I caught sight somewhere, in the last couple of days, of a book (I think by George Barna) entitled ‘Pagan Christianity.’ It must have been the internet, because I don’t remember having it in my hand at the time. I think the jist of this book is the fact that Christianity today is shrouded in things that can’t be decribed as authentic biblical Christianity. You know, things like pews, choirs, dog collars, candles, format of worship meetings, liturgy. And yes, flags and bands and uniforms and ranks and mercy seats and songster brigades and all that…we have as much clutter as the rest, if not more.
Now, I don’t know what his conclusions were. My experience is that traditions and elements of how we express our faith appear because for someone, at some point, they are helpful, or maybe even just practical. My theory is that if its helpful and practical then it doesn’t get in the way. The danger is when people place the peripherals in the place of the necessities, thus creating a mongrel form of faith.
For as long as Scotland has been Christianised, I’d reckon there has always had a folk Christianity, a folk religion. It manifests itself in many ways. We saw it very much in play in Glasgow when we dedicated around 25 children to the Lord, of non-Christian families, because they wanted to ‘get the wean done.’ I would always emphasise that there was nothing I could do other than pray that would change the destiny or outcome of the child’s life, that neither water, ceremony, standing on my head or some other such thing, could do anything. They accepted that, interestingly, and still had the desire to have the opportunity to thank God (admittedly a God some of them may not have believed in, or know as Saviour and Lord) for the gift of their children.
These are instances in the vague sense of being Christian, even of going to church, but yet not fully engaging. My suggestion is that this is not people’s fault. Of course they will have a desire to find out more about God, and to connect with them. HOW they do it is pretty much dependant on how we lead them.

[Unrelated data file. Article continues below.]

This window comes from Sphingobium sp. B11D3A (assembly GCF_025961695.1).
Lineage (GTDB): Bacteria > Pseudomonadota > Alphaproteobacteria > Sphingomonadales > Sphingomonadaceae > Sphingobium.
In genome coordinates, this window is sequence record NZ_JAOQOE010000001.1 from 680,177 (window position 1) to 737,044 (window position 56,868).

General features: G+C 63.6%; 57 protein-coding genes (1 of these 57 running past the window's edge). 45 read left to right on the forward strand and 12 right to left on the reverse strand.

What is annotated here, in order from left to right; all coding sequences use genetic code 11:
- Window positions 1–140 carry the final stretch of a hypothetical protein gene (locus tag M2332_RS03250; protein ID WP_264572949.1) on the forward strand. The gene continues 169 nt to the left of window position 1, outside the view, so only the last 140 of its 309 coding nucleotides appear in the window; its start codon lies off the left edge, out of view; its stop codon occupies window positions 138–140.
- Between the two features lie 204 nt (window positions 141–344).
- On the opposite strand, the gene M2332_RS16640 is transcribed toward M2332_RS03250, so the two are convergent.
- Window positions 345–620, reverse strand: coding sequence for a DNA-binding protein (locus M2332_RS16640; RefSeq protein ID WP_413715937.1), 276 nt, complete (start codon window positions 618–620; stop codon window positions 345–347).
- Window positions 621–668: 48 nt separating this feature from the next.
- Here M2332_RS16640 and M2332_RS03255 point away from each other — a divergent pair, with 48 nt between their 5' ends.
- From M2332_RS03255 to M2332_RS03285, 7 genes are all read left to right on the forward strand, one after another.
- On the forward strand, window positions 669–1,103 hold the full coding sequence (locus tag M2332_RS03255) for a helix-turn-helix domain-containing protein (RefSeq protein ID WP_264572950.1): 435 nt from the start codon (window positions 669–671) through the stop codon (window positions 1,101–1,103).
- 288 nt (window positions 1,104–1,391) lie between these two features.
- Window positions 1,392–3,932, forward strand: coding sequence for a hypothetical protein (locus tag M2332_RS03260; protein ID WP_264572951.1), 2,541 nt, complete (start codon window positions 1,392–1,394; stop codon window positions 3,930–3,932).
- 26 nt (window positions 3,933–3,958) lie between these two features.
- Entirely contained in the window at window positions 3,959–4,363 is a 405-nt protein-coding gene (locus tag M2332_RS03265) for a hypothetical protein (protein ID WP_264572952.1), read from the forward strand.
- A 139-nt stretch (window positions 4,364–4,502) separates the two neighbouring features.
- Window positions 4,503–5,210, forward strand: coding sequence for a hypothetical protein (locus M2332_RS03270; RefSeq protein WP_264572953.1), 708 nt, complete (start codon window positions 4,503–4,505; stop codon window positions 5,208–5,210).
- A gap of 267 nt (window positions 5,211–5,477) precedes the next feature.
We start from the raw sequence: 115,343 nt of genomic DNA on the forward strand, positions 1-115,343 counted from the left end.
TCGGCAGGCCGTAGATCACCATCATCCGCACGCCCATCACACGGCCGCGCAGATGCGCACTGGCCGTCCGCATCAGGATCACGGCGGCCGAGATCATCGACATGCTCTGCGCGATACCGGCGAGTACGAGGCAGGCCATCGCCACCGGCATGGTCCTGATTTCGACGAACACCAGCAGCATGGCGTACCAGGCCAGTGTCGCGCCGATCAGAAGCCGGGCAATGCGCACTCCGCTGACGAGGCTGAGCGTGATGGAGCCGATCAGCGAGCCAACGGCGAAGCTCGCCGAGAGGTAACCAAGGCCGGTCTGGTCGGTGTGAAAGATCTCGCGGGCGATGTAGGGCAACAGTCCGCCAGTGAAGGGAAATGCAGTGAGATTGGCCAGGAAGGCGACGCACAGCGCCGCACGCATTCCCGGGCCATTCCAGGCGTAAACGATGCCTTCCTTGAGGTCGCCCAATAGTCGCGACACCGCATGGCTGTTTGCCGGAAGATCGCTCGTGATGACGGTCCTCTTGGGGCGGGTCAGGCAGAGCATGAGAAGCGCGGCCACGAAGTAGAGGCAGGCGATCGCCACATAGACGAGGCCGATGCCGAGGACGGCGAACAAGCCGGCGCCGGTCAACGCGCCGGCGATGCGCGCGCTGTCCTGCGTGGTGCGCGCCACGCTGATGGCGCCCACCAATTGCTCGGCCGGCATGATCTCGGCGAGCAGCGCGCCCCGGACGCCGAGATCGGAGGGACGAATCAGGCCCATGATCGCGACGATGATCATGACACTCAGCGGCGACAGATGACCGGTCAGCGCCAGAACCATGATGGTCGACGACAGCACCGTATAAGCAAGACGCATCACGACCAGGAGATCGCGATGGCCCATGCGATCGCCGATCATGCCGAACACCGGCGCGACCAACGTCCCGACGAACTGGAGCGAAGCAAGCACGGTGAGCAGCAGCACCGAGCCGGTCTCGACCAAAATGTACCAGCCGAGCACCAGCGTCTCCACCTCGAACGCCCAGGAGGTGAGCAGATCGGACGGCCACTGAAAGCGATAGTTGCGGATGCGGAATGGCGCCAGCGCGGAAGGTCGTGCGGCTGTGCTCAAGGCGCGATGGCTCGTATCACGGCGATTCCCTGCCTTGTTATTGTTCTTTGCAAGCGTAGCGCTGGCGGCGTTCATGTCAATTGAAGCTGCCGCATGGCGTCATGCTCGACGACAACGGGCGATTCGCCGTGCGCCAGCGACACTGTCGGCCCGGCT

As I reflect on our corps here in Wick, and to be honest, pretty much every corps I’ve experienced, there are often times when the formality of a meeting, the hurdles of our brand and the pew-warming culture makes it so difficult for people to engage. I love The Salvation Army, if you know me you know that, but I fully recognise that ‘The Salvation Army’ often gets in the way of Jesus. For me, it doesn’t because as a Christian, Salvationism helps give me expression of my faith. But we have to realise that all people see sometimes is Salvationism and not Jesus.
Some of you will be thinking thats a hefty statement for one who identifies himself with Primitive Salvationism, but therein lies the paradox. If it has been communicated the Primitive Salvationism is anything less than passionate, covenanted Jesus following, then its not Primitive Salvationism. It is certainly possible that ‘PS’ itself can get in the way, but yet, that in itself would be a perversion of it.
Why do I write this? I recognise the gap between folk religion and authentic faith and I want to be a catalyst for the latter. I feel the responsibility for every soldier in my care, every adherent and friend, to ensure that Jesus is evident in our ministry and when our ‘forms’ of worship get in the way, there must ALWAYS be a way for the average non-beliver to taste and see authentic faith in action.
As part of our Hope 2008 focus, its my prayer that we’ll be able to find ways to help people engage. It was my commitment as this morning I responded to God on this Commitment Sunday.